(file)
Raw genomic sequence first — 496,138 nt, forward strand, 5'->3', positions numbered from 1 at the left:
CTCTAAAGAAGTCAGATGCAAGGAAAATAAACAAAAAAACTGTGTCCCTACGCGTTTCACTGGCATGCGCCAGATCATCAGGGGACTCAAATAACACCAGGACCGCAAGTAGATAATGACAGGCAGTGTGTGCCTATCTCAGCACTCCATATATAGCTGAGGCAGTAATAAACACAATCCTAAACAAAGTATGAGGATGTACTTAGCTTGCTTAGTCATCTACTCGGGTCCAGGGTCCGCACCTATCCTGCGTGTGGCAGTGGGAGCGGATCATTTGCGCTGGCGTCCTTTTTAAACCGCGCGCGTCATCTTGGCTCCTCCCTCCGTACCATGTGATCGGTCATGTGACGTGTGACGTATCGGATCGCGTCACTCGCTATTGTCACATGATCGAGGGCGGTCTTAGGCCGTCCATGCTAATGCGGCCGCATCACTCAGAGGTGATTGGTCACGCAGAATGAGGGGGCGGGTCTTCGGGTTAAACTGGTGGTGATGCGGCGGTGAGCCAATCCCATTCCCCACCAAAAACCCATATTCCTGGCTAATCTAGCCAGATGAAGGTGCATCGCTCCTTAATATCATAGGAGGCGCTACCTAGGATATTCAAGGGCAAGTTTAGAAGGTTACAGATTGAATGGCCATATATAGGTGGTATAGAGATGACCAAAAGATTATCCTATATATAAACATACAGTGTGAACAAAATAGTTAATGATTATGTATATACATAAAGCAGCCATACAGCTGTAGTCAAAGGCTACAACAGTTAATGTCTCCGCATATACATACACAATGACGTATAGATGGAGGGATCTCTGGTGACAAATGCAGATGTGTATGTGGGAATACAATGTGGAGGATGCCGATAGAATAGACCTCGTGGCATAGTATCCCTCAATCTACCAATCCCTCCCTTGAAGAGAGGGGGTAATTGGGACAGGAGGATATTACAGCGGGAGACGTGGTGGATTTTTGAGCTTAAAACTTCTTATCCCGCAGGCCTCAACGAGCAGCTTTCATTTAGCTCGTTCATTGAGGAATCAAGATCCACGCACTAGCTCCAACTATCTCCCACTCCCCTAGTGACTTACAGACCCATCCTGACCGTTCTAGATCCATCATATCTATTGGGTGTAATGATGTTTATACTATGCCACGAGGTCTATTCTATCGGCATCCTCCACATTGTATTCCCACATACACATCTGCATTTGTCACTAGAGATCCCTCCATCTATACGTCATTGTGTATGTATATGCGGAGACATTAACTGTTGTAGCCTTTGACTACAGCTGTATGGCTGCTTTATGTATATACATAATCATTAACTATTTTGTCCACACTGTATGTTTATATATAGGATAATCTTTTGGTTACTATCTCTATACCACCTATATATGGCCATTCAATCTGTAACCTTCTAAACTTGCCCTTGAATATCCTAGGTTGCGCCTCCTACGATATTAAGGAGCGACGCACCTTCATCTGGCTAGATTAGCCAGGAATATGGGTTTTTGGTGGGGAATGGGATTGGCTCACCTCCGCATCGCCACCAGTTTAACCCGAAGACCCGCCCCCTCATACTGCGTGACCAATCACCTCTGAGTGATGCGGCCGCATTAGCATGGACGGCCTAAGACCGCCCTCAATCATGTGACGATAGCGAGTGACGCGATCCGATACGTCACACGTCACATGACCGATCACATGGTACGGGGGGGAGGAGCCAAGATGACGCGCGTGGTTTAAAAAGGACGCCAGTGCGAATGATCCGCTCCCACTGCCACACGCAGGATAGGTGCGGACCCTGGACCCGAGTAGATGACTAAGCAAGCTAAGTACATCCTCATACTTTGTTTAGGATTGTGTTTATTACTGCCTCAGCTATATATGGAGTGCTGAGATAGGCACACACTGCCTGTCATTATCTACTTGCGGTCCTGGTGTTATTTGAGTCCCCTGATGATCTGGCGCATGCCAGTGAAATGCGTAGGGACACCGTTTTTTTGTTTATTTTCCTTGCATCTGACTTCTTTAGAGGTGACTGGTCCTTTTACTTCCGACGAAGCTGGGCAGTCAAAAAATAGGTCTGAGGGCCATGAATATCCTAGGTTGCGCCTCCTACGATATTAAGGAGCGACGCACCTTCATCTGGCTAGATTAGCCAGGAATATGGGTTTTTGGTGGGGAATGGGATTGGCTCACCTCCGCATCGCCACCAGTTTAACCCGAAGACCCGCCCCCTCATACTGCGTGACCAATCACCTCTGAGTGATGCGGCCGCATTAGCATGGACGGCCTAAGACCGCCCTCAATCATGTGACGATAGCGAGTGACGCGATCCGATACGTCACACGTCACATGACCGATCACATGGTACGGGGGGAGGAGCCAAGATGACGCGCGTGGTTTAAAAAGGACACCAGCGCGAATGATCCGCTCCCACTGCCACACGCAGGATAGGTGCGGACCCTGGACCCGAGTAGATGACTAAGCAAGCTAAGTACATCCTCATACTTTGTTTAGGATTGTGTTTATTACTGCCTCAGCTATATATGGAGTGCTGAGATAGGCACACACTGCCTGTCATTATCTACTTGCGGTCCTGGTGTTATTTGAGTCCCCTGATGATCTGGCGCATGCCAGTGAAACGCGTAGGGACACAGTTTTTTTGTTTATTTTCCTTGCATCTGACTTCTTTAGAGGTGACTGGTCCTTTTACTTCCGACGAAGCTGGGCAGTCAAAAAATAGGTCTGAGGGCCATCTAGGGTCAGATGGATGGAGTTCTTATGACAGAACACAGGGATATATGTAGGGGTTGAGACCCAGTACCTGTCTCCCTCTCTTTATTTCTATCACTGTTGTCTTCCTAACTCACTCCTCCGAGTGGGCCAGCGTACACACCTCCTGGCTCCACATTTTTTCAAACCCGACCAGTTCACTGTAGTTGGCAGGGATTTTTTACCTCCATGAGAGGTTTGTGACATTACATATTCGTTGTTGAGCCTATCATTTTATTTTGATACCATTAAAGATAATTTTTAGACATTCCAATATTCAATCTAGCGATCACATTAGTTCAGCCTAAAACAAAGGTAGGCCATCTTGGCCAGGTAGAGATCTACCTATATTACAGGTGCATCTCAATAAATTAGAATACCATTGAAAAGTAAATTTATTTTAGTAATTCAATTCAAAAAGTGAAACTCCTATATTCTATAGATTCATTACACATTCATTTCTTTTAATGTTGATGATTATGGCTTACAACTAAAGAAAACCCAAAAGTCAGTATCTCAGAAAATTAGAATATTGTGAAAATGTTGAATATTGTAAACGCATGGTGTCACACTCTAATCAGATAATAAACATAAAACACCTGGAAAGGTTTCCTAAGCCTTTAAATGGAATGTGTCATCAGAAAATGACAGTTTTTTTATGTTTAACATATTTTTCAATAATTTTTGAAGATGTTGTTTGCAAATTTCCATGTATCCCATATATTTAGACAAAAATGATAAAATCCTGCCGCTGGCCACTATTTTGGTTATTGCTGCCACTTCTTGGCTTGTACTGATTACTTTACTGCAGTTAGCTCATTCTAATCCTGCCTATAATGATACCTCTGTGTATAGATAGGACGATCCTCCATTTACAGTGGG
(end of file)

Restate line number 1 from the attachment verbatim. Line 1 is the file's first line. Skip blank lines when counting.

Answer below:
Raw genomic sequence first — 496,138 nt, forward strand, 5'->3', positions numbered from 1 at the left: